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Apple enterprise VP to leave without replacement?

updated 09:35 am EST, Wed November 12, 2008

Apple enterprise VP gone?

The senior VP of Apple's enterprise sales division is leaving the company and will not be replaced, reports claim. Al Shipp, said to have been with Apple since 2004, is departing for places and reasons unknown. His immediate subordinates will instead have to follow John Brandon, the senior VP of sales for the Americas and Asia-Pacific. These include Stuart Maclennan, a director of territory sales; David Puklin, a director of named accounts; and Ron Police, the VP for federal and governmental sales.

If Apple is indeed not searching for a replacement, it could represent either a general reorganization within the company, or a move further away from the enterprise world. Apple has never made special effort to appeal to corporate clients, and in fact eliminated the Xserve RAID earlier this year. This is despite a growing adoption of Macs in the enterprise world, which rose from 1.1 percent in October 2006 to 4.5 percent in June 2007.

by MacNN Staff



  1. freshh20

    Joined: Dec 1969


    enterprise = server

    Is this a quickly designed move to counter IBM claims that Apple competes directly in the server market. Therefore, the 1 year no compete clause must be upheld with Papermaster. Should Apple determine Papermaster is that important to the consumer side of business they could drop enterprise that they never committed to to begin with. Will education follow?

  1. Guest

    Joined: Dec 1969


    Upset he is.....

    Al Shipp became extremely upset with Apple's move to systematically kill all enterprise inroads. The X-Serve RAID was eliminated, firewire was eliminated, and ALL professional applications will probably be eliminated.

    All of Apple is high on the consumer buck, don't care about enterprise, and don't care about professionals anymore.

    It's all about the iPhone, gadgets, and consumer stuff. How sad.

  1. JimmyLib

    Joined: Dec 1969


    Apple to acquire...

    Sun MicroSystems within the next 6-9 months thus planting a very large stake in the ground regarding the enterprise markets. (Just my somewhat educated and speculative guess)

  1. lkrupp

    Joined: Dec 1969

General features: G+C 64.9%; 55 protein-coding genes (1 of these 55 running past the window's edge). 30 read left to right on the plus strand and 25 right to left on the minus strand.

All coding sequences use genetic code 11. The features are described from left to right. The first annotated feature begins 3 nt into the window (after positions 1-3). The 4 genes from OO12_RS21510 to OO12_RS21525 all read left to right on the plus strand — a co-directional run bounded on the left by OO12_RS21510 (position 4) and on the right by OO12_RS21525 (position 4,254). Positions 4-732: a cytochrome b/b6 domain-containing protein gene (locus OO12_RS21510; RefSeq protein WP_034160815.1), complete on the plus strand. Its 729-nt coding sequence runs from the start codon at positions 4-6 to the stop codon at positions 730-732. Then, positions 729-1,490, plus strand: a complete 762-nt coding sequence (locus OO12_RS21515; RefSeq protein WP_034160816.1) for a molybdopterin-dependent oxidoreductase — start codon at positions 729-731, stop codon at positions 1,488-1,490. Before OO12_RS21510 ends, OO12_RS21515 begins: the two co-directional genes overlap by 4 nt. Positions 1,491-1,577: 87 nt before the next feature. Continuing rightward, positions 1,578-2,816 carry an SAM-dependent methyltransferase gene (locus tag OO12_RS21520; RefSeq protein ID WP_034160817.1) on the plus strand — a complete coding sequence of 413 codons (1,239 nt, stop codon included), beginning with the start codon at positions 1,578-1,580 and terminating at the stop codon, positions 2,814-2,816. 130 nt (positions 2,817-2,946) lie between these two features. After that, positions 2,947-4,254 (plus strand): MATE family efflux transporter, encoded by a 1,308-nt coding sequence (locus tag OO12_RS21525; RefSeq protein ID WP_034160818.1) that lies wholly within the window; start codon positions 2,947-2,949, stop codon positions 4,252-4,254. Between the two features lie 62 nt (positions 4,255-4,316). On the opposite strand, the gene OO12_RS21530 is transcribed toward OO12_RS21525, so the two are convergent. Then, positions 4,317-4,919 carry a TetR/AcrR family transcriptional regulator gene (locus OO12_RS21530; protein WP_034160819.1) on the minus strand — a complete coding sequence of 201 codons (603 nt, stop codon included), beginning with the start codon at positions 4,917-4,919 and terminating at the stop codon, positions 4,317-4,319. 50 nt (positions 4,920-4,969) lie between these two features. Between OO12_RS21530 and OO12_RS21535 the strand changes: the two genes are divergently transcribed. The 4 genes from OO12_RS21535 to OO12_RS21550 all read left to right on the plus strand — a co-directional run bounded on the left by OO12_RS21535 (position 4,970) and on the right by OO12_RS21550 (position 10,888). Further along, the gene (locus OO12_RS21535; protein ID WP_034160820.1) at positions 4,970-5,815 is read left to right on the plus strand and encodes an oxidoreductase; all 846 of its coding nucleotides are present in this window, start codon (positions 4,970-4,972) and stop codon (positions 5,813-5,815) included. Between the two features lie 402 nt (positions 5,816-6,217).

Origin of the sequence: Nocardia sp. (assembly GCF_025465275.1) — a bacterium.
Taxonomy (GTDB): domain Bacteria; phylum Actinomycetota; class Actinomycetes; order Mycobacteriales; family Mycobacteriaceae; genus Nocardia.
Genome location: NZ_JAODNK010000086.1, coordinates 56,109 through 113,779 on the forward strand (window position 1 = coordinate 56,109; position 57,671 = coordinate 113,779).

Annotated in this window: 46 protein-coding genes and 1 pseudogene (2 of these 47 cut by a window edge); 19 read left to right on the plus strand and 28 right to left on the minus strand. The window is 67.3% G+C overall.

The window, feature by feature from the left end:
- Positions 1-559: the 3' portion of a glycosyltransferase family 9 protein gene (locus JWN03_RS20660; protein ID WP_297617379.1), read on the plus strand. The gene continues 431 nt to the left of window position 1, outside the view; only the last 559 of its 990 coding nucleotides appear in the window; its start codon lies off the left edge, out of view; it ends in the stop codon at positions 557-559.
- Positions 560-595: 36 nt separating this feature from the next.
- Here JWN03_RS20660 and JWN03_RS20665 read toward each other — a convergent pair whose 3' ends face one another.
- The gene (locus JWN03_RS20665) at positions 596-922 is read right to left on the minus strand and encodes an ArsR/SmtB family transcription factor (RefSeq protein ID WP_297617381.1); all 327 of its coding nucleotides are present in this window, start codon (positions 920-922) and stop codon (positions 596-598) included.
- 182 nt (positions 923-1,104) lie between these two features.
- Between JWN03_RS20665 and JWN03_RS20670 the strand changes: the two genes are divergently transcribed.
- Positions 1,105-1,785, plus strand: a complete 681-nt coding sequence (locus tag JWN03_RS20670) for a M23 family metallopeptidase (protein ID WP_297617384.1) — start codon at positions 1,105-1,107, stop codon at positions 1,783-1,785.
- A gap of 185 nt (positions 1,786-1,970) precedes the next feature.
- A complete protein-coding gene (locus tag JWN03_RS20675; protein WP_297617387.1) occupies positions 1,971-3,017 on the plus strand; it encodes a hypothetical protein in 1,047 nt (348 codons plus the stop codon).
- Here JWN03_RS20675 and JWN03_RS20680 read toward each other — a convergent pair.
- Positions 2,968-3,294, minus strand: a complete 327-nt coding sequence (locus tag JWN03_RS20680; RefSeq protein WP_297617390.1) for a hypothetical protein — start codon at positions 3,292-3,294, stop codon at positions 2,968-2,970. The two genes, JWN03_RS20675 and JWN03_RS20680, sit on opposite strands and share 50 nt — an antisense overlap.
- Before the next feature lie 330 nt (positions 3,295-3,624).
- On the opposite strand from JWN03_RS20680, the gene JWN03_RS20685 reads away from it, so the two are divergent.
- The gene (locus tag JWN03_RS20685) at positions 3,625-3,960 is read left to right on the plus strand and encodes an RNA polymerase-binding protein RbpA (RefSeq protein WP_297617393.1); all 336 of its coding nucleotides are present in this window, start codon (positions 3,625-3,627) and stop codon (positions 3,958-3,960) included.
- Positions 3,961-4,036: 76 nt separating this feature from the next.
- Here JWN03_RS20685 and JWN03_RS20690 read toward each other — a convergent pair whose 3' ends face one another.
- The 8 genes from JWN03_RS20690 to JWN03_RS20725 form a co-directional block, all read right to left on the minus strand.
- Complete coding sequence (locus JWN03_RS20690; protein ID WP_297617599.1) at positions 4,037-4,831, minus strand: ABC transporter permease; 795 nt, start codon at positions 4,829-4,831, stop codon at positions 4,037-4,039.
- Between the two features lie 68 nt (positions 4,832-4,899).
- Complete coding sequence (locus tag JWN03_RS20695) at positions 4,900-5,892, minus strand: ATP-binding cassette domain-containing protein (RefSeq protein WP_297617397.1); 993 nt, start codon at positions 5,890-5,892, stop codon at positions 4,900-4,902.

Enterprise=Bad for Apple

    As a long time consumer level Apple user I don't want Apple in the enterprise, ever. Catering to the enterprise means dumbing down the product. The enterprise wants cheap, non-desrcript boxes. The enterprise demands the status quo, not innovation. The enterprise is all about supporting legacy systems forever with no forward movement. The enterprise wants "good enough" not excellence. I personally know someone now retired from IBM. He still freelances by making service calls on 30 and 40 year old systems. Why replace it when it still works is the motto.

    Apple needs to stay as far away from the enterprise as possible. They are quite profitable, successful by any definition of the term, and innovative. The enterprise is poison to a company like Apple.

  1. testudo

    Joined: Dec 1969


    Re: Enterprise=bad

    Catering to the enterprise means dumbing down the product.

    Sorry, but Apple already 'dumbs down' the product by making it 'easy to use'. If anything, one would argue that the enterprise would want them to 'complex-up' the computer, so they can make sure they stay employed.

    The enterprise wants cheap, non-desrcript boxes. The enterprise demands the status quo, not innovation.

    OMG! Someone wants cheap? How dare they! And wanting the 'status quo' does not mean they also don't want innovation. Its just the enterprise doesn't have the desire or need to seed out fancy whiz-bang new products immediately when it is released. Who the h*** does?